Scenario: On visiting the homepage of selenium.dev Given I have visited the Selenium official web page on www.selenium.dev When There is a tile on the page as SeleniumHQ Browser Automation Then I should be able to click Search in the sidebar.
Now moving on to define the steps. Here we define the functions that match with the steps in our scenarios and the actions that it should perform whenever a scenario is triggered.
An important thing to note here is that, if we execute the test with only written the .feature file and nothing else, the cucumber framework will throw us an error and prompt us to define the steps. It states that although we have defined the feature, the step definitions are missing, and it will further suggest us to write the code snippets that turn the phrases defined above into concrete actions.
The support and hooks file is used with the step definition to initialize the variables and perform certain validations.
It releases the driver when the test execution is complete.
Finally, when we execute the test, we can see in the command line that our test got executed successfully.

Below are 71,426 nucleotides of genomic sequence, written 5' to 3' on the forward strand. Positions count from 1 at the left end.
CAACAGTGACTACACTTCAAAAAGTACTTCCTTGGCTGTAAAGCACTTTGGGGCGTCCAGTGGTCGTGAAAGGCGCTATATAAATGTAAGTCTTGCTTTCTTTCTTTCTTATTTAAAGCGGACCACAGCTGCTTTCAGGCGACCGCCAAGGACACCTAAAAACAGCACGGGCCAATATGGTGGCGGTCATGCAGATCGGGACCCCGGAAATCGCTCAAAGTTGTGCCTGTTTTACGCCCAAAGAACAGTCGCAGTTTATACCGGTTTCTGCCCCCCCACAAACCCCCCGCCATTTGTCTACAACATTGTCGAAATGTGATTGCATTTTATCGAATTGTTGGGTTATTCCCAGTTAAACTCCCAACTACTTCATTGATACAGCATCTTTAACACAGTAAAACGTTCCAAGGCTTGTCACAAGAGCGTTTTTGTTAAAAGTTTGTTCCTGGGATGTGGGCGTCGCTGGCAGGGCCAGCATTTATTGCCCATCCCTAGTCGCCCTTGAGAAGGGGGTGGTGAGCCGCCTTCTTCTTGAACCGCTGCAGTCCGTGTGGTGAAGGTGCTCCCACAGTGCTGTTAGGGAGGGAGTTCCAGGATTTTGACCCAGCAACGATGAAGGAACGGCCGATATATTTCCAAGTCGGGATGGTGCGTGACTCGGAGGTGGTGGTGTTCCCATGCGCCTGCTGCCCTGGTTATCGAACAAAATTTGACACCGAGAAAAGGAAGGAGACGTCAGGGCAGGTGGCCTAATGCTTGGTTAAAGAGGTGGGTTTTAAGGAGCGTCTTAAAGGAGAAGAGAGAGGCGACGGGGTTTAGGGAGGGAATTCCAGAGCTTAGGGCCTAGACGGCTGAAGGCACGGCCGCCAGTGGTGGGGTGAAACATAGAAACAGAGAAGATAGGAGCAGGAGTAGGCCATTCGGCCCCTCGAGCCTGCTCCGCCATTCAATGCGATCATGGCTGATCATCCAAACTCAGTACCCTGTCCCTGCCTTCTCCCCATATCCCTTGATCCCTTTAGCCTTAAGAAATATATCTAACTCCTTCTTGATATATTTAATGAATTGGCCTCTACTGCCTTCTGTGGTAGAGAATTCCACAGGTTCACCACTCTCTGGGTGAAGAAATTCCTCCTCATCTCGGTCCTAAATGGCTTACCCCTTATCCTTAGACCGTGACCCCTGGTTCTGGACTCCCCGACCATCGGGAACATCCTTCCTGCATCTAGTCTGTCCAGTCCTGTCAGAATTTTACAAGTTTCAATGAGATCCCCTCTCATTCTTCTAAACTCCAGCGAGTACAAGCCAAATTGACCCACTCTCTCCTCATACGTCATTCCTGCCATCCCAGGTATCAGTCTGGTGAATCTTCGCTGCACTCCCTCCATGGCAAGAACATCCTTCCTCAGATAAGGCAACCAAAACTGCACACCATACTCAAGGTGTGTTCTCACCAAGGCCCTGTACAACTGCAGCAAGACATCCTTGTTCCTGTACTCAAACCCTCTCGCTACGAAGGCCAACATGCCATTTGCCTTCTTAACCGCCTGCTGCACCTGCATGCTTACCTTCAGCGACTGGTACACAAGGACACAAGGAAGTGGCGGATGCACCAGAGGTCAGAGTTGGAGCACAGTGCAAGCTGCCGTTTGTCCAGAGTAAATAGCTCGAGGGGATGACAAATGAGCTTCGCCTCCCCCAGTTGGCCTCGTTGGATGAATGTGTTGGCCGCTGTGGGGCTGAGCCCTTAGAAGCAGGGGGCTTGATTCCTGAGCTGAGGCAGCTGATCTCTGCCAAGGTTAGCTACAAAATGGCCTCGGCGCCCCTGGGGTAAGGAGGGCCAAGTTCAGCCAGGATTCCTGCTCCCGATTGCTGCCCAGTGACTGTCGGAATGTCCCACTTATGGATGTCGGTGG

$ npm test
Now let’s have a look at another example that will perform a search query on google and verify the title of the website to assert whether the correct website is launched in the browser.
Scenario: Visiting the homepage of Google.com Given I have visited the Google homepage. Then I should be able to see Google in the title bar
Again, when we execute the test, we can see in the command line that our test got executed successfully.
$ npm test
Kudos! You have successfully executed your first Cucumber.js script for Selenium test automation. However, this Cucumber.js tutorial doesn’t end there! Now that you are familiar with Selenium and Cucumber.js, I want you to think about the scalability issues here.
So far you have successfully executed the Cucumber.js script over your operating system. However, if you are to perform automated browser testing, how would you go about testing your web-application over hundreds of different browsers + OS combinations?